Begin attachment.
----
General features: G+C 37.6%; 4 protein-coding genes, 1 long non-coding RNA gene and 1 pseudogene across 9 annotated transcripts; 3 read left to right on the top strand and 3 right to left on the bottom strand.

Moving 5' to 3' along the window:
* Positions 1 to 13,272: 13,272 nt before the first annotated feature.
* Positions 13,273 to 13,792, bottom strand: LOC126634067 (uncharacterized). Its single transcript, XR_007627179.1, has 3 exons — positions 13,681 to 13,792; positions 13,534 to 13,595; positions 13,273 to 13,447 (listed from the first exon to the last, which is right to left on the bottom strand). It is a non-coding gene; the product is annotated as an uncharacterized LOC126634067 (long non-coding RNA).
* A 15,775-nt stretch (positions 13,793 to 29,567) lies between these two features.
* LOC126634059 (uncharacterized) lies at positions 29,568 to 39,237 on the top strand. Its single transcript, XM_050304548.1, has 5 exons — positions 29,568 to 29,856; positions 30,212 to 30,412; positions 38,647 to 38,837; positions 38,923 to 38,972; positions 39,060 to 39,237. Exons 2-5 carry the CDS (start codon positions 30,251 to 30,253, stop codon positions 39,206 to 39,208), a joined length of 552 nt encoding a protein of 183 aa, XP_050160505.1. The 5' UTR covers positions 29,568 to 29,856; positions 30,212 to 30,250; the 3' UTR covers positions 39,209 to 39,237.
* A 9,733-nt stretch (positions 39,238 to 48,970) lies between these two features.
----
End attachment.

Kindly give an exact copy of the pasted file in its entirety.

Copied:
General features: G+C 37.6%; 4 protein-coding genes, 1 long non-coding RNA gene and 1 pseudogene across 9 annotated transcripts; 3 read left to right on the top strand and 3 right to left on the bottom strand.

Moving 5' to 3' along the window:
* Positions 1 to 13,272: 13,272 nt before the first annotated feature.
* Positions 13,273 to 13,792, bottom strand: LOC126634067 (uncharacterized). Its single transcript, XR_007627179.1, has 3 exons — positions 13,681 to 13,792; positions 13,534 to 13,595; positions 13,273 to 13,447 (listed from the first exon to the last, which is right to left on the bottom strand). It is a non-coding gene; the product is annotated as an uncharacterized LOC126634067 (long non-coding RNA).
* A 15,775-nt stretch (positions 13,793 to 29,567) lies between these two features.
* LOC126634059 (uncharacterized) lies at positions 29,568 to 39,237 on the top strand. Its single transcript, XM_050304548.1, has 5 exons — positions 29,568 to 29,856; positions 30,212 to 30,412; positions 38,647 to 38,837; positions 38,923 to 38,972; positions 39,060 to 39,237. Exons 2-5 carry the CDS (start codon positions 30,251 to 30,253, stop codon positions 39,206 to 39,208), a joined length of 552 nt encoding a protein of 183 aa, XP_050160505.1. The 5' UTR covers positions 29,568 to 29,856; positions 30,212 to 30,250; the 3' UTR covers positions 39,209 to 39,237.
* A 9,733-nt stretch (positions 39,238 to 48,970) lies between these two features.